said Julie: The Jewish
Community Center spon-
sors a senior citizens'
camping program at the
Butzel Center each sum-
Jim Fitlow selected a
photograph taken at the
Jewish Center, which is his
favorite Federation agency
because "you can watch
people go jogging and play
basketball on Sunday."
The Jewish Community
Council, Federation's com-
munity relations agency,

had supplied a picture of a
spray-painted garage in
Farming Hills bearing the
message "Oil, yes. Jews,
no." provoking a negative
response from young Justin
Haas. "I think (the photo-
graph) is saying Jews aren't
worth as much as oil," he
"It isn't right to put dirty
stuff on our garages," added
Doug Levy.
Fourth-grade students
of Barbara Hayman took
part in the "Role-Playing
and Felt Board" exercise
led by Liner and Ms.
Goldman. The students
volunteered to play
different members of a
Jewish family in Detroit.
As each person read a
card telling about himself
and his problems, the
class determined which
of the Federation agen-
cies named on a felt
board could best meet the
family member's needs.

Mrs. Levine and Golden-
berg conducted two differ-
ent programs for separate
age groups. For the eighth-
grade classes of Helen
Har-Tal and Jeff Mossof,
the volunteers conducted
one version of the "Experi-
ential Workshop." The
students were assigned to
represent either an older,
shrinking Jewish commu-
nity or a community ex-
periencing an influx of new-
corners. The question raised
was, which three of the Fed-
eration agencies should be
retained in the older com-
munity if all others have to
be cut? For the new Jewish
community, which three
agencies should be insti-
tuted first?
Mrs. Levine said the
questions led to an inten-
sive examination of the
purpose of each agency.
A slide show entitled
"Faces of Federation" was
presented to fifth grade stu-
dents of Marcia Leibson,
Marilyn Smith and Tony
Korman. Goldenberg and
Mrs. Levine discussed the
slides taken at Federation
agencies and elsewhere,

eliciting reactions from the
At the conclusion of a
program, volunteers and
teachers complete evalu-
ation forms. Their com-
ments on the students'
receptiveness, and the
apparent strengths or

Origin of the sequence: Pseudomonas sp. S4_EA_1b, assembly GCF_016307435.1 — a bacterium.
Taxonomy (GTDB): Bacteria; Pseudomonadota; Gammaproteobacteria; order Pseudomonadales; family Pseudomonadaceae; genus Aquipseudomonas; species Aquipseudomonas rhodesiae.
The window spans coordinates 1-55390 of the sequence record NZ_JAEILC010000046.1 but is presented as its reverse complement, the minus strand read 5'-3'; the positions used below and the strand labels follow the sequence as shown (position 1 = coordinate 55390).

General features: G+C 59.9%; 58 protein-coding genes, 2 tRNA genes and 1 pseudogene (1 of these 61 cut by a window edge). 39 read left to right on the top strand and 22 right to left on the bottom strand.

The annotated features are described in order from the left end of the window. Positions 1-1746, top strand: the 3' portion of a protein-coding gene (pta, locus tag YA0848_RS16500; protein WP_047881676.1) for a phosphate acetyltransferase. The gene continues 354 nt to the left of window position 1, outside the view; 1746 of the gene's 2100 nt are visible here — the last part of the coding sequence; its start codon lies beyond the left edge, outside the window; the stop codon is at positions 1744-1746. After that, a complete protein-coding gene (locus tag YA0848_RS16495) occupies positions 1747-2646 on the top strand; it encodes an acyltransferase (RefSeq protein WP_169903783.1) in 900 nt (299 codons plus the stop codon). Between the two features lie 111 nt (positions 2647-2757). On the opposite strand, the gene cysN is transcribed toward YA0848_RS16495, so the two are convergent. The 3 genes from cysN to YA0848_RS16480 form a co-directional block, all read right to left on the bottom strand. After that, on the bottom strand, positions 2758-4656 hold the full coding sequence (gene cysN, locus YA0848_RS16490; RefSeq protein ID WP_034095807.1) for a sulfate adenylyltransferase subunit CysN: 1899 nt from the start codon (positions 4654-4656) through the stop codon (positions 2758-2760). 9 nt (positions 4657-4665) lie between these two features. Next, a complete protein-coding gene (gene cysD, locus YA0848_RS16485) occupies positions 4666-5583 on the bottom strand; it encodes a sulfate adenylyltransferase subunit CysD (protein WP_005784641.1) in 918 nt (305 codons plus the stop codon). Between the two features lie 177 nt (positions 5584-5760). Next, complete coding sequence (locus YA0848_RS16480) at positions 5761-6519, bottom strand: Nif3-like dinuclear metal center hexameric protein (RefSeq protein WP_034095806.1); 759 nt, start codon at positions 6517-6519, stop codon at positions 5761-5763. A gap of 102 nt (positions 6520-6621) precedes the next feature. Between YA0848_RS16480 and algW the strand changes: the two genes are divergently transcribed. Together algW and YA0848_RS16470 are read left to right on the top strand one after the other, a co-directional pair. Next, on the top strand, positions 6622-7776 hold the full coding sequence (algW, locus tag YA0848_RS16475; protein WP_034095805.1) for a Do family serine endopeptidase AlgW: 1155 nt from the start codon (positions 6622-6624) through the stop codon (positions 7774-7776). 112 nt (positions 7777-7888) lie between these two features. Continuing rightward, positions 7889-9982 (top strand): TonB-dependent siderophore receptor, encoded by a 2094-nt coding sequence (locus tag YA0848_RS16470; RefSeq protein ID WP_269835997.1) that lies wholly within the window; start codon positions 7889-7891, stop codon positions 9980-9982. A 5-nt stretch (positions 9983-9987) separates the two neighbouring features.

weaknesses of programs
help the Religious
Schools Committee to
continually improve
upon its presentations,
said Mrs. Marwil.
She added that the reli-
gious schools have been
very supportive of the pro-
gram from the start, and the
educators have the oppor-
tunity to preview all pre-
sentations for the students
at the beginning of the
school year. At Hillel Day
School, students go on a
half-day bus tour of some
federation agencies. Akiva
Hebrew Day School is ex-
pected to join the bus tour
program this spring.
In addition to those prev-
iously mentioned-, the
Junior Division has the fol-
lowing individuals on the
Religious Schools Commit-
tee: Rochelle Anixt, Nor-
man D. Ash, Roselyn
Blanck, Julie Borim, James
Deutchman, Rhona Fidler,
Lorie Girsh, Michelle
Goldman, Jeffrey H. How-
ard, Gail Kallet, Linda R.
Korn, Gary Lappin, Joel D.
Lerman, Louise Lessing,
David B. Liner, Marsha
Linver, Paul Needelman,
Carol Nosanchuk, Jay B.
Rosen, Cathy P. Segel,
Mark Y. Segel, Lori A.
Sommers, Jody Talan,
David Techner, Susan
Tukel and Paul Zlotoff.
The Women's Division

Conversation is the
laboratory and workshop of
the student.
—Ralph Waldo Emerson

Friday, April 2, 1982 11


committee members are
Marilyn Ash, Harriet Band,
Barbara Berry, Harriet
Brent, Judy Cantor, Susan
Citrin, Barbara Eisenberg,
Marcy Feldman, Dorene
Finer, Brenda Friedman,
Arline Gould, Sally Green,
Cheryl Guyer, Janice
Katzman, Carol Krugel,
Ellen Labes, Linda Lee, Be-
verly Leuchter, Shirley
Loewenthal, Helen
Naimark, Judy Naftaly,
Beverly Peterman, Elaine
Sabbota, Sandy Shephard;
Janice Schwartz, Bobbie
Stone, Roberta Stulberg,
Sharon Taylor, Ellen
Whitefield and Linda
For further informa-tion
on the Religious Schools
Committee, contact Bertha
Chomsky, assistant director
of the Women's Division-, or
Sandra Feuer, Junior Di-
vision director, at 965-3939.